Review: The Goblin Emperor by Katherine Addison (2014)

Rating: ★★★★★
Genre: Fantasy
Categories: Fairies (elves/goblins), Political Intrigue, Royalty and Nobility
Content Warnings (Highlight to read): References to past (offscreen) child abuse
Buy it at: Amazon | Barnes & Noble

Description: Maia, the youngest son of the elven emperor, was somebody nobody thought would inherit the throne. Half-goblin and the result of a loveless political marriage, he has lived his entire life in exile. Yet, when every family member closer to the throne dies in an airship crash, along with the ruling emperor, he finds himself at age 18 taken to the capital and thrust into a role he has barely been prepared for. He has no friends, and barely knows which of his supporters he dare trust. Even so, Maia must negotiate the bewildering tangle of court political intrigue, arranged marriages, parliamentary disagreements, and, of course, investigating the deaths of his family.

Impression: Gorgeous, gorgeous, gorgeous. What a gorgeous, fantastic book.

I love Maia in his entirety—he is sweet, genuinely empathetic, and self-aware to a fault, while simultaneously terrifyingly cognizant that he cannot afford to be a pushover. The writing is technically flawless, each line considered and polished and in its place, which is something that I’ve come to expect with the author (who also writes under Sarah Monette, and whose work I always enjoy). The pace is deliberately dense—there are a lot of sections of Maia just sorting through political conundrums, but each of them builds out the bigger story as a whole, and all of them tie together thematically by the end. The setting is a rich, well-developed world, with everything from a society of stratified classes through messages sent by specific fashions or jewels all the way to multiple forms of familiar and formal grammar. The plot itself is in some ways simple, but the story itself, about Maia and who he will become and what is at risk, is tied up in many elements that are not simply the plot.

The most brilliant thing that Addison does is put us very literally in Maia’s position as we navigate the story: which is to say, that the character names and relationships are dense and easy to confuse. With names that start with ‘ch’ alone, we have Chadevan, Chavada, Chavar (x2), Chavel, Chevarimai, and Choharo! As someone who’s bad with names, I was very quickly in a panic of I would ever remember anyone. Then, I shifted to being bulldoggedly determined to manage anyway, and…failed. Finally, I came to resignedly accept that when most characters reappeared, I needed to flip to the (fourteen-page) name list at the back to refresh myself. It was around on page 150 that this clicked: It was exactly what Maia had to do, too. He started out completely overwhelmed, and slowly navigated to a place where he accepted that, as someone not raised to this properly, in order to make any sense of things, he needed to accept the embarrassment of asking questions.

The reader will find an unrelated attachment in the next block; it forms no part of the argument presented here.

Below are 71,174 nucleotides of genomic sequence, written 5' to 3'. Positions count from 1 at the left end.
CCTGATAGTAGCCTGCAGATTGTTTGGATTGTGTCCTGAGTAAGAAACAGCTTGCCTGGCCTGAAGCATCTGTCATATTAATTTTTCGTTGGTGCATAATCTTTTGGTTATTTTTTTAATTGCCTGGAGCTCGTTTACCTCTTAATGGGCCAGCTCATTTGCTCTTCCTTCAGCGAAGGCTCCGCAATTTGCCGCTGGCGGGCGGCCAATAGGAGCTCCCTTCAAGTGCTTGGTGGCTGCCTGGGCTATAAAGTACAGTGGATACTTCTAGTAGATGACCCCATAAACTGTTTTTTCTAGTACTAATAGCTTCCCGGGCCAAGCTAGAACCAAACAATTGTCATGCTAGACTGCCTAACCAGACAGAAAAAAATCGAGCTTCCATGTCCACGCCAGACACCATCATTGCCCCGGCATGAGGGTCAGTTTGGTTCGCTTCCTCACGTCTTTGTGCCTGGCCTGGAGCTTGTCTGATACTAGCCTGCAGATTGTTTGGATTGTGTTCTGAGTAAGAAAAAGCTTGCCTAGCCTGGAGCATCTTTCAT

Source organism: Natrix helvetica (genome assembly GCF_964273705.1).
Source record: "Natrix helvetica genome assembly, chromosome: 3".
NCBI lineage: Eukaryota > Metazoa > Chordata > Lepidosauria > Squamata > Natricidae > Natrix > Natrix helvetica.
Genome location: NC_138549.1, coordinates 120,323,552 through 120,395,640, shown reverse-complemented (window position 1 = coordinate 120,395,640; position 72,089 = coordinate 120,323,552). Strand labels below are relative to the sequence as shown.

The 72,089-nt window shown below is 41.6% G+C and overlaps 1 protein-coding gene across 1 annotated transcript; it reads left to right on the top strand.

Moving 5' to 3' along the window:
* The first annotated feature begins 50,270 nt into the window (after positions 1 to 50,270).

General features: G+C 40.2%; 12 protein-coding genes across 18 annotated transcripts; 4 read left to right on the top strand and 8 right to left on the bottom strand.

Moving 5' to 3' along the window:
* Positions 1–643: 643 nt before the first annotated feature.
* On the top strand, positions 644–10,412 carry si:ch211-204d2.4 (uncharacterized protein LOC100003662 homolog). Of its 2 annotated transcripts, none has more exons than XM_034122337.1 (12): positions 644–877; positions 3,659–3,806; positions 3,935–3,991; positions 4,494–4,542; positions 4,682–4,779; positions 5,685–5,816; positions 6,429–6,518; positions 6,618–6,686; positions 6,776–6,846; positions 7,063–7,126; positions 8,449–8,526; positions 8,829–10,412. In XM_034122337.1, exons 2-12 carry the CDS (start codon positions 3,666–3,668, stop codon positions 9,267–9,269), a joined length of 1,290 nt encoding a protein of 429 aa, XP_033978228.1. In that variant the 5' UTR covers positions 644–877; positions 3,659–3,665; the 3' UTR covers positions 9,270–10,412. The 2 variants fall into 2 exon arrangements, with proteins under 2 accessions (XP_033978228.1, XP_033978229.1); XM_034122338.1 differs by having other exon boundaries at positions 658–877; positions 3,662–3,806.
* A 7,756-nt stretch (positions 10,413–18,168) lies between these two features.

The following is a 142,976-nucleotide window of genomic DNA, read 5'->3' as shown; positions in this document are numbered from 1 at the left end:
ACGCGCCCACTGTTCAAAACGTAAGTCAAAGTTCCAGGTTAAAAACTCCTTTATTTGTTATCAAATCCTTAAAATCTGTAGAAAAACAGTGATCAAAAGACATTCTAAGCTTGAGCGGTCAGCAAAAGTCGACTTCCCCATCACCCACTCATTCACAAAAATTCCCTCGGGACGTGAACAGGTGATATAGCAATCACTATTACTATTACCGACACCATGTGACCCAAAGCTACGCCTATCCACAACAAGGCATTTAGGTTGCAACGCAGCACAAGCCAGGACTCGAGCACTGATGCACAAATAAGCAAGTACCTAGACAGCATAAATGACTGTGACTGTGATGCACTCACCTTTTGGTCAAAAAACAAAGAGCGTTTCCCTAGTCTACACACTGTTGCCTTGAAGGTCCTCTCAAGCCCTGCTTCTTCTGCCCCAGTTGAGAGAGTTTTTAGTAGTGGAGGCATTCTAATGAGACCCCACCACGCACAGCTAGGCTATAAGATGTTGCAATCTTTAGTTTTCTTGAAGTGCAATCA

Basically: This might be a dense read, full of similar names and complicated (and explosive) relationships between these similarly-named people, but it’s that for Maia too, and the best way forward is to let it roll over you, accept that you need help, and trust the narrative to remind you when something is important. And it will. It offers you all the help you need, whenever you need it. It’s an exercise that I’m not used to as a reader, an exercise in letting go, but it’s a strong enough narrative to hold you up when you do.

In all ways, this is a character vignette written large, a story about how Maia reacts to things, about his personal connections to others, about his fears and hopes, his love and hate, his detachment from things that he is expected to be attached to (such as a family he never knew) and his attachment to things he is expected to have no interest in (such as the commoners also lost in the crash that killed his family). It’s a story about bonds, and I love nothing more than stories about bonds.

(Note: This novel has no primary queer content. It does have secondary and tertiary gay and lesbian characters, as well as representations of both a heteronormative and a non-heteronormative culture.)

Related Reviews: The Bone Key by Sarah Monette

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